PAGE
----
Most favor more leeway for students’ faith
WASHINGTON — A clear majority of Americans — even those who don’t practice a particular faith — say public school students should have more latitude to express their religious faith in school, according to the latest State of the First Amendment poll conducted by the First Amendment Center.
The national survey, conducted between July 28 and Aug. 6, found:
- 75% of those polled said students should be able to speak about their faith at public school events, with support not only from those who identified themselves with particular faiths but also from 52% of those who said they don’t practice religion.
- 80% think student speakers should be allowed to offer a prayer during public school events, again with support from 59% of those who said they don’t practice religion.
Although about two-thirds of survey respondents (66%) endorsed the general idea that the First Amendment requires a clear separation of church and state, the survey also found:
- 76% support the proclaiming of a National Day of Prayer by Congress or the president, with that endorsement strongest among Protestants and Catholics.
- 53% said the U.S. Constitution establishes a Christian nation, in a result similar to what was found in a 2008 survey by the First Amendment Center.
- 60% of Protestants said a candidate’s affiliation was important in their voting choice, as compared with 44% of Catholics and just 17% of those not practicing a religion.
“Clearly most Americans want to keep government out of religion, but they don’t see an expression of faith by a student at a public school event as a violation of the separation of church and state,” said Ken Paulson, president of the First Amendment Center. “Public school students actually enjoy quite a bit of religious freedom on school grounds, but high-profile battles over commencement ceremonies and other schoolwide events have left the opposite impression.”
The survey also found that 61% of respondents said the freedom to worship “applies to all religious groups regardless of how extreme their views are,” while 28% said freedom to worship never was intended to apply to groups “most people would consider fringe or extreme.” The results are similar to those in a 2008 First Amendment Center survey.
“Americans clearly defend individual expression of religious views, but fewer are willing to extend the First Amendment’s protection to faiths that they see as far removed from their own,” said Gene Policinski, vice president of the First Amendment Center. “I’m troubled that nearly three in 10 people in a nation founded in part by ancestors who fled countries where their faiths at the time were viewed as ‘fringe or extreme’ are not willing to defend religious liberty for other faiths in similar circumstances today.”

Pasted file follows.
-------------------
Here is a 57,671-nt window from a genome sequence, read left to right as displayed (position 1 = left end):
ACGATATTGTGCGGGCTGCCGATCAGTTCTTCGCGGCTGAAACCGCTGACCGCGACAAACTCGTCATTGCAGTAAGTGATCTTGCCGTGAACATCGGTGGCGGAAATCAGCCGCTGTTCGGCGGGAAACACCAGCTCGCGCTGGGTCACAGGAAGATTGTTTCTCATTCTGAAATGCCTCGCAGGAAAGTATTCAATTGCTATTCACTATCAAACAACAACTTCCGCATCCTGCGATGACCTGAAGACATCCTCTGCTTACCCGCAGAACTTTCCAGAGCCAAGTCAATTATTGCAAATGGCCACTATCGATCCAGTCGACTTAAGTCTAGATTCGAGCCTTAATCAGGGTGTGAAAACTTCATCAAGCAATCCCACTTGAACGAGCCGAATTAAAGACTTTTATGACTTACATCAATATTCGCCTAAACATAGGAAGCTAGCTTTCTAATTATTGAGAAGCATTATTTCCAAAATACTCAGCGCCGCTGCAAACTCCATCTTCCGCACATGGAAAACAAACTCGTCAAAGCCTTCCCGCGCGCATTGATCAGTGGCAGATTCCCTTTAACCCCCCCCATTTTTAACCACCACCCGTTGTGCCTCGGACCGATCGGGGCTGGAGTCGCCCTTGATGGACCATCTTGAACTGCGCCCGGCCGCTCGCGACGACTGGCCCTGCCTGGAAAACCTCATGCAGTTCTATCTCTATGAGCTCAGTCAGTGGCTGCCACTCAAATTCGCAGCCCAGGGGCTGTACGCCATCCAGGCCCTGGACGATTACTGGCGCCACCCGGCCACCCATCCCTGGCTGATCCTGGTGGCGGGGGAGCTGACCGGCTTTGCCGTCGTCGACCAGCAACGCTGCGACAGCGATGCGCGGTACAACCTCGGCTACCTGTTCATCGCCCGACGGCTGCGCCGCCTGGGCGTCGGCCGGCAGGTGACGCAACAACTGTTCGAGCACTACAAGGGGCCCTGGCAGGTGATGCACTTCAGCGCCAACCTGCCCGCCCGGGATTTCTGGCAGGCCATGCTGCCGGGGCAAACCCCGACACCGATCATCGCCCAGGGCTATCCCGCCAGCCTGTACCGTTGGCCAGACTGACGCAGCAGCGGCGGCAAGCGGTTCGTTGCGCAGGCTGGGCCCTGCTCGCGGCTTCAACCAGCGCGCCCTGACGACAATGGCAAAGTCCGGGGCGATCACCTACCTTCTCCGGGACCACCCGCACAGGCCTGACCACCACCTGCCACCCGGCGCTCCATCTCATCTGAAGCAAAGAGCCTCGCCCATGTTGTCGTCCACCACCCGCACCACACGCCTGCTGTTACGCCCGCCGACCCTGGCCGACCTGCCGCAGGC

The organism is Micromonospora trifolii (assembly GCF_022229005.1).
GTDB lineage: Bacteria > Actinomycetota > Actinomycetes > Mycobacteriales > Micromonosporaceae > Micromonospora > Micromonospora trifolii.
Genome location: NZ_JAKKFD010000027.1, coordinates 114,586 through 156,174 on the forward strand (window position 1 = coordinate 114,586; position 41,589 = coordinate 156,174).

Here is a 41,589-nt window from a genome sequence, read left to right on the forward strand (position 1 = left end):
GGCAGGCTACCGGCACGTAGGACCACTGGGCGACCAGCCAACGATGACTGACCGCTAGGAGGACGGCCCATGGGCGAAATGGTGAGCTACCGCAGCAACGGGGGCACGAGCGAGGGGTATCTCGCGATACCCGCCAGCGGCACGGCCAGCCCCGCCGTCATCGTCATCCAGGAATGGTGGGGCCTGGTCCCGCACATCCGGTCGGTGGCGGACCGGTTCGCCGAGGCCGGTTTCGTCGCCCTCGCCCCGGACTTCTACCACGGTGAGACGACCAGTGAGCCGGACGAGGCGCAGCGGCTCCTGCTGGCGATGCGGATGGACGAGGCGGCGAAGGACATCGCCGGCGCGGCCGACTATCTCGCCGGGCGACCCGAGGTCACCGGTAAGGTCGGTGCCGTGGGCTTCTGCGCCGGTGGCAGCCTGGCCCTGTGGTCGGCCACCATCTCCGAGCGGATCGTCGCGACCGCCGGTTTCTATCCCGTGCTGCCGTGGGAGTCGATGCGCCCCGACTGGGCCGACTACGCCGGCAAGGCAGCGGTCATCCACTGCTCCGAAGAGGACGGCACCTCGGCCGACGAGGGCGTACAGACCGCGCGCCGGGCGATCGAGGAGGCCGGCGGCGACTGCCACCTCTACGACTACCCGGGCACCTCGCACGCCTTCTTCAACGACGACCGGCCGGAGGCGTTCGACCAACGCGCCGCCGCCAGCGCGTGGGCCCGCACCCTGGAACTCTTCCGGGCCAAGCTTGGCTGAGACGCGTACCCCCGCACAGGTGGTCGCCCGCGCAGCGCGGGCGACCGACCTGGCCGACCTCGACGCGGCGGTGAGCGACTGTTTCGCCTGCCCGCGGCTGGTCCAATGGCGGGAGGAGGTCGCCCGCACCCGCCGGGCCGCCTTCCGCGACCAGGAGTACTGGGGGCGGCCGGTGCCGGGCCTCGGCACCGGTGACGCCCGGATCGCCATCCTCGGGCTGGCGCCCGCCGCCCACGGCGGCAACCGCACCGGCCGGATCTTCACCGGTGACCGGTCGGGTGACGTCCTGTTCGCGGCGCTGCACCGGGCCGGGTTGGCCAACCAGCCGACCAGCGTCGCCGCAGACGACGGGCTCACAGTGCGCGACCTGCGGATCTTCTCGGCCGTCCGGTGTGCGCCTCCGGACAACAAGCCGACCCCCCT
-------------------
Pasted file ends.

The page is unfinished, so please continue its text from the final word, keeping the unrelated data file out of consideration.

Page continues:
Charles Haynes, director of the Religious Freedom Education Project at the Newseum, and a senior scholar at the First Amendment Center, said, “Although I'm encouraged that 66% of the American people agree that the First Amendment clearly separates church from state, I find it discouraging that a majority, 53%, mistakenly believe that the Constitution somehow 'establishes a Christian nation.' When the Framers wrote the First Amendment, 'no establishment' meant no religion — Christian or otherwise — could be established under our Constitution.”
The nationwide telephone survey of 1,003 adults was conducted July 28 to Aug. 6 by the national polling firm The Pert Group, directed by Kenneth Dautrich. Surveys on the State of the First Amendment have been conducted by the First Amendment Center since 1997, and include polling throughout the year on First Amendment issues and attitudes by The Pert Group and Gallup.
The First Amendment Center supports the First Amendment and builds understanding of its core freedoms through education, information and entertainment. The center serves as a forum for the study and exploration of free-expression issues, including freedom of speech, of the press and of religion, and the rights to assemble and to petition the government.
The center, with offices at Vanderbilt University in Nashville, Tenn., and in Washington, D.C., is an operating program of the Freedom Forum and is associated with the Newseum and the Diversity Institute. Its offices on the Vanderbilt campus are located in the John Seigenthaler Center; and in Washington, at the Newseum. The center’s programs provide education and information to the public and groups including First Amendment scholars and experts, educators, government policymakers, legal experts and students. The center is nonpartisan and does not lobby or litigate.